Little Brown, 2008, 422 pages, C$29.99 hc, ISBN 978-0-316-16629-4
With a bibliography that now numbers twenty volumes in sixteen years, it’s no accident if Michael Connelly’s got a keen understanding of what his fans are expecting from him. Given Connelly’s track record of bringing together practically all of his protagonists, it’s not much of a surprise to discover that The Brass Verdict features two of Connelly’s best-loved heroes so far: “Lincoln Lawyer” Mickey Haller and series stalwart Harry Bosch. The least surprising development, of course, is that for all of its twists and turns and limpid prose, The Brass Verdict remains solid Connelly.
After two years away from the law after the events of The Lincoln Lawyer, protagonist Haller ends his self-imposed sabbatical in less-than-ideal circumstances: An acquaintance of his has been murdered, and a past agreement between them stipulates that Haller is the legal executor who gets to take care of the cases. For Haller, who planned on slowly getting back into practice after a lengthy rehabilitation period, this comes as a shock in more ways than one, especially when he realizes that one of the thirty-one cases falling into his lap is a high-profile murder case featuring one of Hollywood’s power producers. But there’s a lot more to it. Like, for instance, finding out who murdered the lawyer with the original case load. The LAPD is on the case, and they’ve sent one of their finest agents on the case: Grizzled veteran Harry Bosch, who shares another connection with Haller.
Narrated by Haller himself, The Brass Verdict is a welcome return to the legal procedural mode last successfully seen in The Lincoln Lawyer. While Connelly’s usual perspective (via Bosch) is about police work, Haller’s an opinionated expert on law, and his digressions on the way justice is served in the real world are just as cynical as Bosch’s own handiwork. Lies, unsurprisingly, are at the heart of this novel’s thematic concerns —especially when they place Haller in a difficult position. Meanwhile, Bosch is usually somewhere in the novel’s shadows, doing his own thing.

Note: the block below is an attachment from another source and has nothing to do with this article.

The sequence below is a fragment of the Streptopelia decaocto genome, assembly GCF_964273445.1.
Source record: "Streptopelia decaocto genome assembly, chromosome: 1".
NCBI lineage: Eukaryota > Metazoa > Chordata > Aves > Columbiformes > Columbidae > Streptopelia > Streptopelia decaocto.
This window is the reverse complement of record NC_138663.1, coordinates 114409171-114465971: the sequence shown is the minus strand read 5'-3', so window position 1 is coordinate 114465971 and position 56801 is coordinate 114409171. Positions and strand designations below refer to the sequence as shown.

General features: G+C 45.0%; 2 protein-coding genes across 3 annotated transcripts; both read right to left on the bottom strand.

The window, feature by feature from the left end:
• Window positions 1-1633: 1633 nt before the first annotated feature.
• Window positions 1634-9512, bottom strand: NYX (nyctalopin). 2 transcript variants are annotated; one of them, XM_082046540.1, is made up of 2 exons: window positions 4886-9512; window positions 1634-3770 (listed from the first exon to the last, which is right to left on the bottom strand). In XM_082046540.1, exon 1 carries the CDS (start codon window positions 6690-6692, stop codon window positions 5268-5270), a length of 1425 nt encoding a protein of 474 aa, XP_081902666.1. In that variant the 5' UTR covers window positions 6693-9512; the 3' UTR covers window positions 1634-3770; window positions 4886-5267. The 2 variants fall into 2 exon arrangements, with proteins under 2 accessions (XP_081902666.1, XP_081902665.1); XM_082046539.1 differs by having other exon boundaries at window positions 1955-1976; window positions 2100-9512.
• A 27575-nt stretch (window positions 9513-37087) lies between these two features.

While The Brass Verdict stands alone by itself, there’s little doubt that Connelly fans will get the most out of it: The interplay between Haller and Bosch is better if readers already know the two characters. As usual for Connelly’s crossovers, Bosch is more scary than admirable when seen from another perspective. The Brass Verdict may be the first of Connelly’s novels to turn him into a supporting character, acting away from the narrator’s perspective and letting Haller realize how callously Bosch is using him for his own purposes. The central connection between the two characters, which has been known to faithful Connelly readers for a while, comes as a bit of an anticlimax late in the novel as the narrator finds out for himself. Meanwhile in the Connellyverse, other characters make guest appearances, from Jack McEvoy’s extended cameo to a fleeting suggestion of Void Moon‘s Cassie Black (who’s overdue for a return feature engagement after being anonymously glimpsed in at least two novels so far.)
There are questions that linger, though: Isn’t it convenient that Haller is still another lawyer’s executor after two years away from the law? Isn’t it convenient that Bosch (just-as-conveniently back in active Homicide cases as of The Overlook) is too heartless to recuse himself from a case involving someone he knows? The questions aren’t as bothersome as the reasons why they spring to mind: Despite Connelly’s sure-footed prose and click plotting skills, The Brass Verdict often feels like a perfunctory effort, another crossover special with more emphasis on the high-concept log-line (“Haller meets Bosch!”) than the actual plot, which seems to end on a rather gratuitous fishtail.
But there’s no need to panic yet for Connelly fans: Even at its contrived worst, The Brass Verdict won’t disappoint anyone, and does nothing to tarnish anyone’s appreciation of the author. If nothing else, it brings to mind memories of The Narrows, which also brought together known character for a result that ended up being less than the sum of its parts. Still, even at his most routine, Connelly still manages to beat most other crime fiction writers at their own game.